Ah, no. I’m not suggesting that one should go around bragging that absolutely everything one has done is DESERVED, and that one is the greatest thing since sliced bread (male or female). But I do think it is a bad thing that us girls might be considered arrogant or conceited for occasionally thinking, realizing for the first time, and perhaps acknowledging that they had an active role in making good things happen.

Just had to get that off my chest.

(And, I sure didn’t mean to imply that efforts, no matter how successful or not, don’t matter… they do, they matter tremendously- and that is what I meant by preparing yourself by planning, thinking, etc.- so that when and if an opportunity presents itself you are ready. If Sciencewoman was offended I sincerely apologize.)

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12 thoughts on “Modesty

  1. Well, I got lucky this time- as in, I won the lottery in my work… it just happened.

    I’m a little confused. Are you saying that something awesome just happened in your work? If so, tell us what the fuck it was!

  2. No – I’m saying when the rare good thing does happen- I tend to write it off as a freak accident. uuugh I can’t even express myself well today.

  3. I think the net result is that there is a more narrowly defined set of behaviors that are likely to facilitate success for women in science. It can seem like a no-win situation, but I think the fact that there are women that do it means it is simply a *difficult* situation.
    It’s still unjust, and something to be confronted just as we confront other gender sterotypes. But it is not insurmountable on a personal level.

  4. Becca-

    Sometimes I have zero confidence that it’s NOT a no win situation. This mostly happens at times when I see senior successful women that I know roundly disliked by pretty much everyone who passes through my office.

    This is very discouraging.

  5. With respect to the “luck” thing, one additional reason for this is that when one is just plugging along doing one’s thing and sometimes results come out fantastic and other times crappy…it seems like luck of the draw. As in, this grant I just wrote is no better or worse than the last one…so why was this one triaged and that one given a fundable score? or, my experimental design and carefully supported rationale for these two experiments were of equivalent quality…so why did one come out fantabulous and one a pile of frustrating junk?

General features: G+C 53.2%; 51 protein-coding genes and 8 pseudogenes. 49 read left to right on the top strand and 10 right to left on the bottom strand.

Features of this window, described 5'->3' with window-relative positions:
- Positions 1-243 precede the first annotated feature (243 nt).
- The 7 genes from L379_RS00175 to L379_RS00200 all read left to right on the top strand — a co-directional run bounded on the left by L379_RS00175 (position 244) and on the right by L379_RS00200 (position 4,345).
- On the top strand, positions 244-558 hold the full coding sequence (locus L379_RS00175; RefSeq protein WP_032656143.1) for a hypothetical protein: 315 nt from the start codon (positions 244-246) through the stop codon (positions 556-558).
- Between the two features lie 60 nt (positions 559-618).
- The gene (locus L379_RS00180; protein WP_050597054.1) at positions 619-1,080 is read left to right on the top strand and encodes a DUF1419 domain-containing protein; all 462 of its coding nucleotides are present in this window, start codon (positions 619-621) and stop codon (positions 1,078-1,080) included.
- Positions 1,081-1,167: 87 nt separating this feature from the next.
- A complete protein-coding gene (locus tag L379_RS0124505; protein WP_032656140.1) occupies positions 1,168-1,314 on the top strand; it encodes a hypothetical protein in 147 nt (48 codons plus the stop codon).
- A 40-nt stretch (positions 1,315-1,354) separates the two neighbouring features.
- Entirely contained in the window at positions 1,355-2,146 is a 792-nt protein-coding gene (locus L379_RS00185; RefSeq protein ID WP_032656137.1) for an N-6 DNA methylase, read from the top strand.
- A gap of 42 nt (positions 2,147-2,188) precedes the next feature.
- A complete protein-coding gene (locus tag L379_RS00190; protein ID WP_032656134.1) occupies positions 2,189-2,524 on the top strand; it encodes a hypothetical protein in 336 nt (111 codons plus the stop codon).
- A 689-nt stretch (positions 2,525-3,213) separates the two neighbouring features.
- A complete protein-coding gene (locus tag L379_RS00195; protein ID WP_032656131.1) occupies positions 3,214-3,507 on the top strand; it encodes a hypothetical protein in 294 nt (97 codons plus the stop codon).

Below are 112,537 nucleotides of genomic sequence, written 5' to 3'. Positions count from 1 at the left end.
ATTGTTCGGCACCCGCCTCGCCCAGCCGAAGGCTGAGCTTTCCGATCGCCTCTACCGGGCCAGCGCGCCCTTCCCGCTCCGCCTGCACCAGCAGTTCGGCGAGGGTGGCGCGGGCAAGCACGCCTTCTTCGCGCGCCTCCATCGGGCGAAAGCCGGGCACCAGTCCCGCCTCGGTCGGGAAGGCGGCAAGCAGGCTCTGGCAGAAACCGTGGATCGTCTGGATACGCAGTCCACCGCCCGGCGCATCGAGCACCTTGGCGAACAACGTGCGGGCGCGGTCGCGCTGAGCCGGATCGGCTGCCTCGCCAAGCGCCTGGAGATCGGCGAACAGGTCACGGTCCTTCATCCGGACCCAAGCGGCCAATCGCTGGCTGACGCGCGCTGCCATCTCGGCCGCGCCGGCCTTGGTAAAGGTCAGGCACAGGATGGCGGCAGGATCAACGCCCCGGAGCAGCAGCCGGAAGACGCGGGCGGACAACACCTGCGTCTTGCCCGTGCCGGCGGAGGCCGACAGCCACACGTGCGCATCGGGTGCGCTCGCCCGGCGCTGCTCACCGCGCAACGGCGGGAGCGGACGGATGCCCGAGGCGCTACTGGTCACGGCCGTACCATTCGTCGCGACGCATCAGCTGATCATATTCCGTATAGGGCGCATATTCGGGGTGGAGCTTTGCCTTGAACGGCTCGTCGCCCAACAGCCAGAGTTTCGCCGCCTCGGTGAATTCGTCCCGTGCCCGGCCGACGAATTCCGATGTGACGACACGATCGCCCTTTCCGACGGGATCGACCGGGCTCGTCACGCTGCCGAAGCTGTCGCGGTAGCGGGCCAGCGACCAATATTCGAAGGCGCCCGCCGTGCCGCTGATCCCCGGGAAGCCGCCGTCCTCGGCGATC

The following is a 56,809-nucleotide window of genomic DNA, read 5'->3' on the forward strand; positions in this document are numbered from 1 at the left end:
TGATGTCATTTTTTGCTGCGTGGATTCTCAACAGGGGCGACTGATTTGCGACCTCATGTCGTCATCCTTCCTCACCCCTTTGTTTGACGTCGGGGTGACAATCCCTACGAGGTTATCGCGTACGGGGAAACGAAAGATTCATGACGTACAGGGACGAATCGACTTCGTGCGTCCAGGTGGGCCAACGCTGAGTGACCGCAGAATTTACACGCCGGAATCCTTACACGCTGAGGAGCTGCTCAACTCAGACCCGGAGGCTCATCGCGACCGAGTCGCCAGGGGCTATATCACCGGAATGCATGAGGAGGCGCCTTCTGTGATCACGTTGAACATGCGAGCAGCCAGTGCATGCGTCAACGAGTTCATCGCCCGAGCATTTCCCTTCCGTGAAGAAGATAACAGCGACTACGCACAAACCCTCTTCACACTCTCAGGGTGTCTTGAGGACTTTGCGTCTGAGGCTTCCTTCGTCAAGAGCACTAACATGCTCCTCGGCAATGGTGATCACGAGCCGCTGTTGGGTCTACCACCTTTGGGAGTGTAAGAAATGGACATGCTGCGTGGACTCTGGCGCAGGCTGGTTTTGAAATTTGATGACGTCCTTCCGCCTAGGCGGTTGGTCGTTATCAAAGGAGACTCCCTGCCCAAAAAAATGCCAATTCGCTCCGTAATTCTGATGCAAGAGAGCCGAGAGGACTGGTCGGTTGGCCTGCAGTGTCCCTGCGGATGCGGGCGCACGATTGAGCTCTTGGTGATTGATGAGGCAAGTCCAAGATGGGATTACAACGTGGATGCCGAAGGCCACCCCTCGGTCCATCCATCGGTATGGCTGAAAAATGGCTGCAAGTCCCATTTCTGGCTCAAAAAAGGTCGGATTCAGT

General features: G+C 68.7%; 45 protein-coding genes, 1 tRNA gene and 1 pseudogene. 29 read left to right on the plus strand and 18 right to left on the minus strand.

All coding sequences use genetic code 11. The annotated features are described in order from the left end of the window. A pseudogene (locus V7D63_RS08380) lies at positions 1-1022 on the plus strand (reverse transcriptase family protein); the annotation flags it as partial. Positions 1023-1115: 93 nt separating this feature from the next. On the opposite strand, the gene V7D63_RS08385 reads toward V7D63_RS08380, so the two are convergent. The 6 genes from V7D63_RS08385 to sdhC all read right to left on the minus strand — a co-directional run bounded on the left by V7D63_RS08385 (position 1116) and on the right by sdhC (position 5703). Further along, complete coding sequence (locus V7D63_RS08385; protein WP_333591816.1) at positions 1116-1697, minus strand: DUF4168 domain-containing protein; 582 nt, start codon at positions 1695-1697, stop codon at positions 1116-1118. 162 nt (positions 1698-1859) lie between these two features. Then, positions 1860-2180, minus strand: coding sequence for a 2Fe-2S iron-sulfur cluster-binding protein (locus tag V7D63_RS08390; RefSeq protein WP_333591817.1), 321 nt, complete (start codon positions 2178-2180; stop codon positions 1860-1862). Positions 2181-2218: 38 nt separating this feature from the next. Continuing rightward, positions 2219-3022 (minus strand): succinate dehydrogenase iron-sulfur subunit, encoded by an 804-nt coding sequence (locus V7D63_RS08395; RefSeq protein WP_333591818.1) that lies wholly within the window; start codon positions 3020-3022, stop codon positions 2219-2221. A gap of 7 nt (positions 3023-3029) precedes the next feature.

Sometimes I have zero confidence that it’s NOT a no win situation. This mostly happens at times when I see senior successful women that I know roundly disliked by pretty much everyone who passes through my office.

    I’ve been in an academic unit that seems to have a disproportionately large number of women investigators with whom I’ve been familiar from grad into tenure and (in some cases) Full Professor-dom. Perhaps about a 50/50 ratio F/M in the entering stages if we consider the PIs from the most senior woman downward. Outcome in terms of staying, moving to new institutions, moving to industry, leaving science, etc are approximately similar. What isn’t similar is that most of the women have been viewed as ….unpleasant. But I will emphasize, not by everyone. There have been some who come across outside the immediate labgroup as ….unpleasant but everyone in the lab group is very loyal and likes the PI. Some where at least a few people in the lab group like the PI. Some where no matter the local reputation, the outside peers think she’s just fantabulous.

    I guess what I’m saying is that no matter what, some people are going to think strong women PIs are ….unpleasant. This does not mean that everyone that really matters (one’s trainees and scientific peers, for example) will do so. As far as local higher-ups go? Well, I’d say it is better to have a rep for being …unpleasant and getting the resources you need to do great science than it is to be congenial, not get the resources and be loaded up with service work.

  6. Bikemonkey-